• Kruger shows that Covenants in the Old Testament needed written documents, and a new covenant required new documents. Writing was not an afterthought. The apostles saw themselves as agents of the New Covenant and saw their writings as having authority. They would have been surprised to be told that it wasn't until Irenaeus that people throught their writing was authoritative. They had to write to accomplish their apostolic ministry within their lifetime.

  • Even if a few of the books took a while to be accepted, there was a core canon of 22 books very quickly. Even the Muratorian Fragment, while including two non-canonical books, recognizes that they are different and may be listing them as such. Just because the early church read non-canonical books does not mean there was not a canon.

  • The early church was a culture of textuality; they liked and publicly read books. The frequency of ancient manuscripts shows us which books were the most popular and were therefore understood to be canonical. The church preferred the new codex format because they could group books together, especially the gospels. We can also tell that the manuscripts were written in order to be publicly read, which means the church knew which books were authoritative.

  • Eusebius described four types of books: accepted, disputed, rejected, and heretical. The early church was careful in what they accepted as authoritative, and there really was not that much of a question.

  • Answers to common questions about the canon, now that these question are targeted to the lay level. 

  • In Part 1, Dr. Daniel Wallace addresses the challenges to the believability of the Bible brought by the issues related to the Greek manuscripts, and especially the influence of Dan Brown and Bart Ehrman.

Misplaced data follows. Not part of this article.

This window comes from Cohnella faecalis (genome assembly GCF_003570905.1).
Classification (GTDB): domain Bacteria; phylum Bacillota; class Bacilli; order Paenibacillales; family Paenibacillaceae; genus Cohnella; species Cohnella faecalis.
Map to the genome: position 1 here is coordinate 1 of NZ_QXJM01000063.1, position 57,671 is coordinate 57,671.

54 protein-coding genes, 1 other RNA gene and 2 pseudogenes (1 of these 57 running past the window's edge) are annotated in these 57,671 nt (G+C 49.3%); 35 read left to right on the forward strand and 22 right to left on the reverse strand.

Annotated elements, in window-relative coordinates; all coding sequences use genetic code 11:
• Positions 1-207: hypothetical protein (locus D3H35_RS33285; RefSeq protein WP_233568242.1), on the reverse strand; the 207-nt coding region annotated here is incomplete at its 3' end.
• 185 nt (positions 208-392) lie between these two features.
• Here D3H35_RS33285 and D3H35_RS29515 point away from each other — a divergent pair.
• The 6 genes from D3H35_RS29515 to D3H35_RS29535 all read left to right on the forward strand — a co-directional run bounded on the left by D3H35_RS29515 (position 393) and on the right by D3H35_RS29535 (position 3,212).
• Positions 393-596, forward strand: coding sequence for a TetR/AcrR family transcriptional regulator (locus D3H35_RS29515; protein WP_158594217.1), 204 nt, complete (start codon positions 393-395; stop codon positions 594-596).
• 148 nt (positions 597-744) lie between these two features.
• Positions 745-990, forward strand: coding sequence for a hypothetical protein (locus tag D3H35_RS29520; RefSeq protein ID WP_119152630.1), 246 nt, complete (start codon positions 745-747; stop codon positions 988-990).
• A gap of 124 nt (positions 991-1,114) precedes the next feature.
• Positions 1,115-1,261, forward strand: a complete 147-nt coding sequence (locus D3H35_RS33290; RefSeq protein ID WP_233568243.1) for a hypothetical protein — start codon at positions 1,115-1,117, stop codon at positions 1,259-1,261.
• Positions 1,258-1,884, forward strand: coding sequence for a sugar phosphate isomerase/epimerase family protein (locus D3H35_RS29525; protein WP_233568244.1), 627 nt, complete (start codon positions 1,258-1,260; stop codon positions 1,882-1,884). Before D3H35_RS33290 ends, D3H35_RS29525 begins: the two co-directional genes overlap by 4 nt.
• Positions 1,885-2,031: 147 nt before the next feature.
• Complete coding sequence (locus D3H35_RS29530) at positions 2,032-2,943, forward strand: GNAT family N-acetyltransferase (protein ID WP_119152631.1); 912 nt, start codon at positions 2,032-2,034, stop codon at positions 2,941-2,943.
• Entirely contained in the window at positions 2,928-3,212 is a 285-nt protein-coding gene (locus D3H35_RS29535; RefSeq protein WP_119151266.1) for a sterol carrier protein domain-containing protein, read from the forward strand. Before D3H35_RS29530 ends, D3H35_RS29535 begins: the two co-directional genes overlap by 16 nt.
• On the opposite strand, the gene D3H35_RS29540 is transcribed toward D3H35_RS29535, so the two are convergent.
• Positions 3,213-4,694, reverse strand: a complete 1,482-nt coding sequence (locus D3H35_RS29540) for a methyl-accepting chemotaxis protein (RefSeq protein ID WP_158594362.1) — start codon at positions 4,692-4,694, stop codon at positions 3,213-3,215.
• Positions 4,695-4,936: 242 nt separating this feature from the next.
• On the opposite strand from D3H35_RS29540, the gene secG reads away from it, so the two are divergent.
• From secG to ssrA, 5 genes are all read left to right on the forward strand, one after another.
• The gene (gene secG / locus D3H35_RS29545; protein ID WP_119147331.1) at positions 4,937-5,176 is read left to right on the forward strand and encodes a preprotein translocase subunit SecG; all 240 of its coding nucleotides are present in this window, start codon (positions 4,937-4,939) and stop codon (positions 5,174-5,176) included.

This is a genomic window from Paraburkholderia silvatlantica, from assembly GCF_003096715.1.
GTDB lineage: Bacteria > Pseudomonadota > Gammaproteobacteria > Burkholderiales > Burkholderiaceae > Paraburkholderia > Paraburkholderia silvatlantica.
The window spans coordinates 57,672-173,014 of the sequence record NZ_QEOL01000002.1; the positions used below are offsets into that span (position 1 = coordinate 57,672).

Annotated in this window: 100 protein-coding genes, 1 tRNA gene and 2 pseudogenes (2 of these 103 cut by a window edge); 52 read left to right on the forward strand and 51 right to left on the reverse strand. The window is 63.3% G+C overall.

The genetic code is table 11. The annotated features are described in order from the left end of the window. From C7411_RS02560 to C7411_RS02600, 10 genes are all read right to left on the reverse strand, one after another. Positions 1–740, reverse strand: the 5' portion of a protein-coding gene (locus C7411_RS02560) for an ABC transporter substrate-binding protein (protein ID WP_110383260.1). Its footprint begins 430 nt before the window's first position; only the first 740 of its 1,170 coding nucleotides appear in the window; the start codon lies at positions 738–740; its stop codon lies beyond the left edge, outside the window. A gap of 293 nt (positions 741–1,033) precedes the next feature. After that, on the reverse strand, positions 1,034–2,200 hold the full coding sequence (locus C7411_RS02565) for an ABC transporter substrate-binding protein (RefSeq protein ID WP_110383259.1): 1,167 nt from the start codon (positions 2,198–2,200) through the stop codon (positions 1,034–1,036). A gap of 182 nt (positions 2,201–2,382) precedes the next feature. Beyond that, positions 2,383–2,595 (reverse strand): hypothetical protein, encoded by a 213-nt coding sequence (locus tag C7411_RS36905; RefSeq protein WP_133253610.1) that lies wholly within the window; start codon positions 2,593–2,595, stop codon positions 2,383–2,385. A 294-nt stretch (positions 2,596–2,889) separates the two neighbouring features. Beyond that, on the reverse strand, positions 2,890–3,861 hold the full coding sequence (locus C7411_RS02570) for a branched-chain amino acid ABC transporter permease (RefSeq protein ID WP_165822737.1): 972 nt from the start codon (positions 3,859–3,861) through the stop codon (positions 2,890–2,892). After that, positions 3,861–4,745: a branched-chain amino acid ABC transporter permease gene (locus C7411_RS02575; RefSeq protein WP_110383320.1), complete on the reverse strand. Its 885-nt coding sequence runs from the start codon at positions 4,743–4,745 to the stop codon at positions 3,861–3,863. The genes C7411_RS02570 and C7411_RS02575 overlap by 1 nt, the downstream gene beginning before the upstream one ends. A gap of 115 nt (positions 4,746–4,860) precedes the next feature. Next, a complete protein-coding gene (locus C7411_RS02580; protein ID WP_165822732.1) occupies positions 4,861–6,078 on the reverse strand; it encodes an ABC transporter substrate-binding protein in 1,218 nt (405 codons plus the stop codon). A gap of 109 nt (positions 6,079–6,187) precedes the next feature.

• In Part 2, Dr. Daniel Wallace addresses discussion of the historical process that led to manuscripts and variants, with some examples of variants.

  • In Part 3, Dr. Daniel Wallace responds to three basic challenges by Bart Ehrman: the "black hole"; the quality of the copies; the effect of Constantine on the manuscripts.​

  • In Part 4, Dr. Daniel Wallace addresses how now that we understand why there are variants in the manuscripts, how does the art and science of textual criticism help us determine which variants are most likely to be original?

  • In Part 5, Dr. Daniel Wallace addresses a brief overview of why the King James Bible is different from all modern translations, and issues of the Greek texts behind it.

  • In Part 6, Dr. Daniel Wallace focuses in on variants, how many there are, how many significant variants are there, and how good of a job has textual criticism done.

  • You will gain knowledge about translation philosophy, including different methods, how to evaluate a translation, and a comparison of the NIV and ESV translation philosophies, with examples of their differences. Understanding translation philosophy is important when interpreting the Bible.
  • You will learn about the first principle of interpretation which involves determining the meaning of words by looking at the word's immediate context, broader context, and historical and cultural context. By accurately interpreting the meaning of a word, it can be applied to the passage as a whole.
  • In this lesson, you will gain a comprehensive understanding of the reliability and trustworthiness of the Bible by exploring topics such as the development of the canon, textual criticism, historical accuracy, and theological coherence.
  • You will gain an understanding of the principles behind why we trust the Bible, including the bibliographical, historical, and internal tests.